Soon angelic choirs will fill the heavens as the redeemed sing, “Worthy is the Lamb that was slain to receive power, and riches, and wisdom, and strength, and honour, and glory, and blessing” (Revelation 5:12).

And thus it is that salvation is in Christ, that his atoning sacrifice is the heart and core and center of revealed religion, and that he—in Gethsemane of sorrowful memory and on the cross of Calvary—put into full operation all the terms and conditions of his Father’s plan.

He is the resurrection and the life. He is the Redeemer of the world and the Savior of men. He “hath abolished death, and hath brought life and immortality to light through the gospel” (2 Timothy 1:10). It was his work and his glory to bring to pass the immortality and eternal life of man. And his is the only name given under heaven whereby man may be saved.

If there had been no atonement of Christ, there would be no resurrection, no breaking of the bands of death, no coming forth from the grave.

If there had been no atonement, there would be no remission of sins; no return to the presence of God; no salvation of any sort, kind, or nature; no eternal life; no exaltation; no continuation of the family unit in eternity.

If there were no atonement of Christ, all men would be subject to “that awful monster the devil, and death, and hell, and that lake of fire and brimstone, which is endless torment” (2 Nephi 9:19).

If there were no atonement of Christ, “our spirits” would have become “like unto” Lucifer’s, “and we become devils, angels to a devil, to be shut out from the presence of our God, and to remain with the father of lies, in misery, like unto himself” (2 Nephi 9:9).

If there were no atonement of Christ, all men would be damned everlastingly, all would be sons of perdition, and the whole purpose of God and his eternal plan of salvation would utterly fail.

All things center in, revolve around, are anchored to, and are built upon the atoning sacrifice of the Lord Jesus Christ. There is no language given to men or angels to proclaim these truths with the power and verity and dignity that should attend them. Let it be blazoned in burning fire through all the sidereal heavens that salvation is in Christ and comes because of his atoning sacrifice.

Now this atoning sacrifice of the Lord Jesus Christ—grand and infinite, glorious and eternal as it is—does not stand alone. It is not simply a sudden blaze of light in a universe of darkness and despair. It is not by itself alone a great sun rising in celestial splendor to dispel the gloom of endless night. It is not merely a manifestation of the grace of an infinite God toward his fallen children.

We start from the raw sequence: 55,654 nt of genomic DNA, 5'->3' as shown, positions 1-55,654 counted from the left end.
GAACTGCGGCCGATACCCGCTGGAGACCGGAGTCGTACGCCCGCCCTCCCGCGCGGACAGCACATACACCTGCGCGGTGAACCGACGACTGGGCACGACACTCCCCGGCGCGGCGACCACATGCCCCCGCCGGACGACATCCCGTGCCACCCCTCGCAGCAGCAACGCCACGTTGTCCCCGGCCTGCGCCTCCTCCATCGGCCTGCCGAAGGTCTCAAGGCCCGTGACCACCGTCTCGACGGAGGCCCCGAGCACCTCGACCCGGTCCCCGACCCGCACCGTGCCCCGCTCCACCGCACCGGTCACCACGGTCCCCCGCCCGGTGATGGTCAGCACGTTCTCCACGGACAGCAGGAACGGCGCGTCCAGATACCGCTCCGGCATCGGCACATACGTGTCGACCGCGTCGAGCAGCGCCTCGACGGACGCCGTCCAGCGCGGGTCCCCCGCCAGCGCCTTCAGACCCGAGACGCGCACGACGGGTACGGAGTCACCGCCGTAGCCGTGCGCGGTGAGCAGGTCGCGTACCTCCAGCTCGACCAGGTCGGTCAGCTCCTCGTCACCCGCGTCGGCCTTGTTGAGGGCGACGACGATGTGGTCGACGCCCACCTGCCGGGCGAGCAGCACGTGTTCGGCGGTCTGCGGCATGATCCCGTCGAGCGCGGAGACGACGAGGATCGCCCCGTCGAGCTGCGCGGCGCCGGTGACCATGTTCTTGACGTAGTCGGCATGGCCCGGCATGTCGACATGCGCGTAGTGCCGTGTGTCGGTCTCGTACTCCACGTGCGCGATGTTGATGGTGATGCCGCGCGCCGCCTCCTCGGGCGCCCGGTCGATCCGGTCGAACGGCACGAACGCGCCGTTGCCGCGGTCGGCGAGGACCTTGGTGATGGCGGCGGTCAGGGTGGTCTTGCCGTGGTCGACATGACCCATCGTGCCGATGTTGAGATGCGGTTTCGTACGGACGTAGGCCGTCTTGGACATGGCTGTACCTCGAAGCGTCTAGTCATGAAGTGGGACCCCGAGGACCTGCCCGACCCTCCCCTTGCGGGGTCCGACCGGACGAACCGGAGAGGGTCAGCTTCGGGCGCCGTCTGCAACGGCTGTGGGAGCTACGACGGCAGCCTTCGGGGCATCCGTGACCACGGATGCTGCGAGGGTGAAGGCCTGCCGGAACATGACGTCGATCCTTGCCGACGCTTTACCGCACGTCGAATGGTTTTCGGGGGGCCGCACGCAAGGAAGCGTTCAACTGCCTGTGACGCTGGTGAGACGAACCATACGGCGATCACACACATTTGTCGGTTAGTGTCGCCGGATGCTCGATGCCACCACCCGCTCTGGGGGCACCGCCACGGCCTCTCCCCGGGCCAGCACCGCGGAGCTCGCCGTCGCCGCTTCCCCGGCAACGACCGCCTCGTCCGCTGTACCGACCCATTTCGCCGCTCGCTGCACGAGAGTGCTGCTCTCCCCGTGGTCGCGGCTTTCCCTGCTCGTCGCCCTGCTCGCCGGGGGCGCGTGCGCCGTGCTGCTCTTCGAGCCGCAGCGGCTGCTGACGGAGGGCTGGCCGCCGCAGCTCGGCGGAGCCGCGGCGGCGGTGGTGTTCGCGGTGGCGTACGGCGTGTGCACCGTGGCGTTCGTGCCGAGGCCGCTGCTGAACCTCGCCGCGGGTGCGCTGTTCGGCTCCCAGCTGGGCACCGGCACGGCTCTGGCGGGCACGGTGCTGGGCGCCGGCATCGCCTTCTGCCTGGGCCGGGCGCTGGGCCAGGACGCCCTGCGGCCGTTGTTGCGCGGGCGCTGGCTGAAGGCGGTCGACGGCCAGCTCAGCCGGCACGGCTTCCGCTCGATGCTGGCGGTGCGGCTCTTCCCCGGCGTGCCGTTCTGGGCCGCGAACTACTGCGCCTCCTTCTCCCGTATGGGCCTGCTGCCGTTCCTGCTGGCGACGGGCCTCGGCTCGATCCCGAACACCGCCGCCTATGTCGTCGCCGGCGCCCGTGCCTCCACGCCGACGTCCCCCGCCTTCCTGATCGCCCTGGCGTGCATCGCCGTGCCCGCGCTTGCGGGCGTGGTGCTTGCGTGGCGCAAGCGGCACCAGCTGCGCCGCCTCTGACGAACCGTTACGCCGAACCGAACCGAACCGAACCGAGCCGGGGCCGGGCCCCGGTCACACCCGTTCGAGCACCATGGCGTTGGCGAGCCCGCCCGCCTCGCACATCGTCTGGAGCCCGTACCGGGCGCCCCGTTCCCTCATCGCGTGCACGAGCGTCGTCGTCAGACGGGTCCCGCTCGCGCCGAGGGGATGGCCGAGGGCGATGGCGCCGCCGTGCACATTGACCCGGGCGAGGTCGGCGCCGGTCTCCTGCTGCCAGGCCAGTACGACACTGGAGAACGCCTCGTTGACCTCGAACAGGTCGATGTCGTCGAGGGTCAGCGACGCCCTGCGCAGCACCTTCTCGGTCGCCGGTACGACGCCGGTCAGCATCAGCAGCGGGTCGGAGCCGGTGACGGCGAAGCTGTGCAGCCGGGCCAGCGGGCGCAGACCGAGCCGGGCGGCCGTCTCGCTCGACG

However much the atonement may be and is all these things—and more!—yet it does not stand alone. It is not a child born without parents. It has roots; it has a reason for being; it came because other events called it forth.

The Fall

The atonement is part of the eternal plan of the Father. It came at the appointed time, according to the will of the Father, to do for man that which could not have been done in any other way. The atonement is the child of the fall, and the fall is the father of the atonement. Neither of them, without the other, could have brought to pass the eternal purposes of the Father.

The fall of Adam and the atonement of Christ are linked together—inseparably, everlastingly, never to be parted. They are as much a part of the same body as are the head and the heart, and each plays its part in the eternal scheme of things.

The fall of Adam brought temporal and spiritual death into the world, and the atonement of Christ ransomed men from these two deaths by bringing to pass the immortality and eternal life of man. This makes the fall as essential a part of the plan of salvation as the very atonement itself.

There are, in fact, five things that came into being and continue to exist because of the fall. None of these things would have existed if there had been no fall, and all of them are essential parts of the divine plan of salvation. They are:

1. Temporal death. This is the natural death; it occurs when body and spirit separate; it results in corruption and decay. Because of the atonement of Christ all men will be raised from corruption to incorruption, from mortality to immortality, thence to live everlastingly in a resurrected state.